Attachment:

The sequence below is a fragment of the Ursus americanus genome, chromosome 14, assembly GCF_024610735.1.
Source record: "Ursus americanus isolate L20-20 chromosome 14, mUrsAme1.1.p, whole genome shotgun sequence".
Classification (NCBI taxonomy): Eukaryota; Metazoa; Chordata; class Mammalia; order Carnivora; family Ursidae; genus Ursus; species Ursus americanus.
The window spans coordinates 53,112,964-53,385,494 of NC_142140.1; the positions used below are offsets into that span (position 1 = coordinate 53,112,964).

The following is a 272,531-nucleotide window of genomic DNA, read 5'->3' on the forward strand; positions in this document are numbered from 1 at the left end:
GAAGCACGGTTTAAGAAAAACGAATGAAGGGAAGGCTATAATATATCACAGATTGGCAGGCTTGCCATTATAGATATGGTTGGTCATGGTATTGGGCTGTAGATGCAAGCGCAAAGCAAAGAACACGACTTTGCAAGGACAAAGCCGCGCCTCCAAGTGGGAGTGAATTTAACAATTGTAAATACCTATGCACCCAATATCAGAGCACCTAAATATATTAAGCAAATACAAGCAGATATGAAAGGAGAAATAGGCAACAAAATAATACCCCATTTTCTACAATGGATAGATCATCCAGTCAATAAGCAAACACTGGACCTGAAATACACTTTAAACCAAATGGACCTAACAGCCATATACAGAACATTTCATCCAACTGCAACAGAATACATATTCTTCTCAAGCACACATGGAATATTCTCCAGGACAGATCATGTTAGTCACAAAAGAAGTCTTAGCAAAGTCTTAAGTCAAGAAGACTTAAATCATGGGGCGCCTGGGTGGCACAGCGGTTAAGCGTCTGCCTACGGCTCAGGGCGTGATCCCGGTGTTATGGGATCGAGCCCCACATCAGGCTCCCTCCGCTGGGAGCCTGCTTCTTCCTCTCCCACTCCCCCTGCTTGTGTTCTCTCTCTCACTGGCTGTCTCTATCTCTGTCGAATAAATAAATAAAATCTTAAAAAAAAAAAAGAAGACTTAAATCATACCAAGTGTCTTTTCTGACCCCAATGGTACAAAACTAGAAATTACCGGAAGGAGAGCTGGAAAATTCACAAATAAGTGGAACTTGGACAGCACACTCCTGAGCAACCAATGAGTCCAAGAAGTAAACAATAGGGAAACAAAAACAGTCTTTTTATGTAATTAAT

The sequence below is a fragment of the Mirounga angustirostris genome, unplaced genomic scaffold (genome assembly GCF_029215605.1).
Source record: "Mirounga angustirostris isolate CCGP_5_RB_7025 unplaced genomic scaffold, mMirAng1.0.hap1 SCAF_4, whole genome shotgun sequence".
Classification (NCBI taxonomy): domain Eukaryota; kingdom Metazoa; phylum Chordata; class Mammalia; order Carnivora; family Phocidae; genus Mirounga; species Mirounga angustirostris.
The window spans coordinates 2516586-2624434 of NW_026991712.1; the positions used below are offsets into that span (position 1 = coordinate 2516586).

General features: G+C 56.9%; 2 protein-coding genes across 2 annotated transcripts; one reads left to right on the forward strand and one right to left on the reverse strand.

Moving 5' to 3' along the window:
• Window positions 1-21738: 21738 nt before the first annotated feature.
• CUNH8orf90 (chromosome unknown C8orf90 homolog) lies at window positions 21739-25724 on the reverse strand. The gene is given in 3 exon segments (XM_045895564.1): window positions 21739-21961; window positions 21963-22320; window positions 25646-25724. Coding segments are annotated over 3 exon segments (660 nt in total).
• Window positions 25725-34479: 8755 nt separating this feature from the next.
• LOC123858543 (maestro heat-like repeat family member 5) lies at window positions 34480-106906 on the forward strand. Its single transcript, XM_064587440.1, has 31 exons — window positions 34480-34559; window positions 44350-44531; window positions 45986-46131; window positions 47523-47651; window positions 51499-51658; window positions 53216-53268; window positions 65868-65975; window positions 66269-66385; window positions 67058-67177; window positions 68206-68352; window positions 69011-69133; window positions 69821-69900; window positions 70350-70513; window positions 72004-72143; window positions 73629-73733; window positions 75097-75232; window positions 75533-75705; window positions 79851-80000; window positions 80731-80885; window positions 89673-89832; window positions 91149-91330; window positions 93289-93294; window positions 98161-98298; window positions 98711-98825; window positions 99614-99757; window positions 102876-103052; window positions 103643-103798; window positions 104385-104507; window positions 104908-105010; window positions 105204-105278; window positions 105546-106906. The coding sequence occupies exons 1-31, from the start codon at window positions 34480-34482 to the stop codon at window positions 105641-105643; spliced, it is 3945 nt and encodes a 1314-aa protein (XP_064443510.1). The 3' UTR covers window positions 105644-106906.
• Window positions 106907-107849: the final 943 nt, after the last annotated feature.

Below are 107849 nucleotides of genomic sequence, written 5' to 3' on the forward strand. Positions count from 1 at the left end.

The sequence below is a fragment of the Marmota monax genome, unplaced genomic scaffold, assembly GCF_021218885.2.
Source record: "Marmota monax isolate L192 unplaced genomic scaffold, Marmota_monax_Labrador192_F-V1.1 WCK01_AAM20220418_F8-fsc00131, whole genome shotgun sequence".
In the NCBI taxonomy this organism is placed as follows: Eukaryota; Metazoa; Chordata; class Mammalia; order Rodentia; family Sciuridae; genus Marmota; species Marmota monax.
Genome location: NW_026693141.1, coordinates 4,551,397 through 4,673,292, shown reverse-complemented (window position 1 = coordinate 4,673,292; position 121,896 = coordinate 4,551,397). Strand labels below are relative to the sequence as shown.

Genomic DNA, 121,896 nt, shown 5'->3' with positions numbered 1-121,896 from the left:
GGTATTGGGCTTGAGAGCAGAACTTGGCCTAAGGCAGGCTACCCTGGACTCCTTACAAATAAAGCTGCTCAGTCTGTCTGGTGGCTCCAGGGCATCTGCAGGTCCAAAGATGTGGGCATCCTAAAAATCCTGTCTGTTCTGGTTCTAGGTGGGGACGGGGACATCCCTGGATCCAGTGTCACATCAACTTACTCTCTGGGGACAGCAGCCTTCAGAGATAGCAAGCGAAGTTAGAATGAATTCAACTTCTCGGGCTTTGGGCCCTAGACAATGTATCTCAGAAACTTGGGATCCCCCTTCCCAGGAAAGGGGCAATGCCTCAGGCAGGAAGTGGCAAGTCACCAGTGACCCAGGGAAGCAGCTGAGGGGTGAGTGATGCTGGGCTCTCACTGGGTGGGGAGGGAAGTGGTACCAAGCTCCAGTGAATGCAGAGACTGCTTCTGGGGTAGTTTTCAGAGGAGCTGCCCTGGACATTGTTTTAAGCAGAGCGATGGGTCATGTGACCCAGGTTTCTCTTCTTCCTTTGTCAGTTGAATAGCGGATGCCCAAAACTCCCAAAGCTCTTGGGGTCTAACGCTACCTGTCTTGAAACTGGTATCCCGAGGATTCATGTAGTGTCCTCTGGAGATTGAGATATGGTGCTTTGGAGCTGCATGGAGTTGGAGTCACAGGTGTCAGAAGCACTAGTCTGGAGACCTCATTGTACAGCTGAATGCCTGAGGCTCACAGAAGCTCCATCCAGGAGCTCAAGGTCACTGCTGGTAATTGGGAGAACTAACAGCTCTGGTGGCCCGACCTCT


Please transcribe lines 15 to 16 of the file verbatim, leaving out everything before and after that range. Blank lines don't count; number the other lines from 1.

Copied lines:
• Window positions 25725-34479: 8755 nt separating this feature from the next.
• LOC123858543 (maestro heat-like repeat family member 5) lies at window positions 34480-106906 on the forward strand. Its single transcript, XM_064587440.1, has 31 exons — window positions 34480-34559; window positions 44350-44531; window positions 45986-46131; window positions 47523-47651; window positions 51499-51658; window positions 53216-53268; window positions 65868-65975; window positions 66269-66385; window positions 67058-67177; window positions 68206-68352; window positions 69011-69133; window positions 69821-69900; window positions 70350-70513; window positions 72004-72143; window positions 73629-73733; window positions 75097-75232; window positions 75533-75705; window positions 79851-80000; window positions 80731-80885; window positions 89673-89832; window positions 91149-91330; window positions 93289-93294; window positions 98161-98298; window positions 98711-98825; window positions 99614-99757; window positions 102876-103052; window positions 103643-103798; window positions 104385-104507; window positions 104908-105010; window positions 105204-105278; window positions 105546-106906. The coding sequence occupies exons 1-31, from the start codon at window positions 34480-34482 to the stop codon at window positions 105641-105643; spliced, it is 3945 nt and encodes a 1314-aa protein (XP_064443510.1). The 3' UTR covers window positions 105644-106906.